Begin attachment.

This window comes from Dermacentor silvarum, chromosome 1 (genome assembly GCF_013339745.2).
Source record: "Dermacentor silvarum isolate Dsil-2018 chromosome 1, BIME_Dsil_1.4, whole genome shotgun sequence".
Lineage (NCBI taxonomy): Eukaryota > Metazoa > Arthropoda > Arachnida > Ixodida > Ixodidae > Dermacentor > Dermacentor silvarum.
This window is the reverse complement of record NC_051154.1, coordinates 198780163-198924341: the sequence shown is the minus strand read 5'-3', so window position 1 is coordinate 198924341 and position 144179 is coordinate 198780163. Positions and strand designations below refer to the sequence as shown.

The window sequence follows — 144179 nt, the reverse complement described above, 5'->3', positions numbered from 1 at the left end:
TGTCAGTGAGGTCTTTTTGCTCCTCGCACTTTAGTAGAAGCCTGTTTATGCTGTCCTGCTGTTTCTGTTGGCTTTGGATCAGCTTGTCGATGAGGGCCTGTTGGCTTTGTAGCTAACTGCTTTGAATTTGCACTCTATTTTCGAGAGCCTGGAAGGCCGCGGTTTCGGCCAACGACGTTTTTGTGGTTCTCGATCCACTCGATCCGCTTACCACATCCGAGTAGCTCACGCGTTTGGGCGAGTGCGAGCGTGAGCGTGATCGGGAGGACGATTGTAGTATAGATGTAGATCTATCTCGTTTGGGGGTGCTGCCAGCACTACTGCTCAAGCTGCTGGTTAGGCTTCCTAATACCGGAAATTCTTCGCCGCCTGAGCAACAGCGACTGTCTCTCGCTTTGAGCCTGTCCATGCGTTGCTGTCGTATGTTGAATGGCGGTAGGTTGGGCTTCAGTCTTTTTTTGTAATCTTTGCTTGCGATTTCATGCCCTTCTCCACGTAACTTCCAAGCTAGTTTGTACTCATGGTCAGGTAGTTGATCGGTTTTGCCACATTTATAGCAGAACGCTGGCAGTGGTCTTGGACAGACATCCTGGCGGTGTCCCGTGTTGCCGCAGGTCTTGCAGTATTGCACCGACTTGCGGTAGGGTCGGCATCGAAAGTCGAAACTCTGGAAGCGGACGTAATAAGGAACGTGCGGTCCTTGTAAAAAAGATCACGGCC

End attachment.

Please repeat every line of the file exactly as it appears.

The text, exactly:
This window comes from Dermacentor silvarum, chromosome 1 (genome assembly GCF_013339745.2).
Source record: "Dermacentor silvarum isolate Dsil-2018 chromosome 1, BIME_Dsil_1.4, whole genome shotgun sequence".
Lineage (NCBI taxonomy): Eukaryota > Metazoa > Arthropoda > Arachnida > Ixodida > Ixodidae > Dermacentor > Dermacentor silvarum.
This window is the reverse complement of record NC_051154.1, coordinates 198780163-198924341: the sequence shown is the minus strand read 5'-3', so window position 1 is coordinate 198924341 and position 144179 is coordinate 198780163. Positions and strand designations below refer to the sequence as shown.

The window sequence follows — 144179 nt, the reverse complement described above, 5'->3', positions numbered from 1 at the left end:
TGTCAGTGAGGTCTTTTTGCTCCTCGCACTTTAGTAGAAGCCTGTTTATGCTGTCCTGCTGTTTCTGTTGGCTTTGGATCAGCTTGTCGATGAGGGCCTGTTGGCTTTGTAGCTAACTGCTTTGAATTTGCACTCTATTTTCGAGAGCCTGGAAGGCCGCGGTTTCGGCCAACGACGTTTTTGTGGTTCTCGATCCACTCGATCCGCTTACCACATCCGAGTAGCTCACGCGTTTGGGCGAGTGCGAGCGTGAGCGTGATCGGGAGGACGATTGTAGTATAGATGTAGATCTATCTCGTTTGGGGGTGCTGCCAGCACTACTGCTCAAGCTGCTGGTTAGGCTTCCTAATACCGGAAATTCTTCGCCGCCTGAGCAACAGCGACTGTCTCTCGCTTTGAGCCTGTCCATGCGTTGCTGTCGTATGTTGAATGGCGGTAGGTTGGGCTTCAGTCTTTTTTTGTAATCTTTGCTTGCGATTTCATGCCCTTCTCCACGTAACTTCCAAGCTAGTTTGTACTCATGGTCAGGTAGTTGATCGGTTTTGCCACATTTATAGCAGAACGCTGGCAGTGGTCTTGGACAGACATCCTGGCGGTGTCCCGTGTTGCCGCAGGTCTTGCAGTATTGCACCGACTTGCGGTAGGGTCGGCATCGAAAGTCGAAACTCTGGAAGCGGACGTAATAAGGAACGTGCGGTCCTTGTAAAAAAGATCACGGCC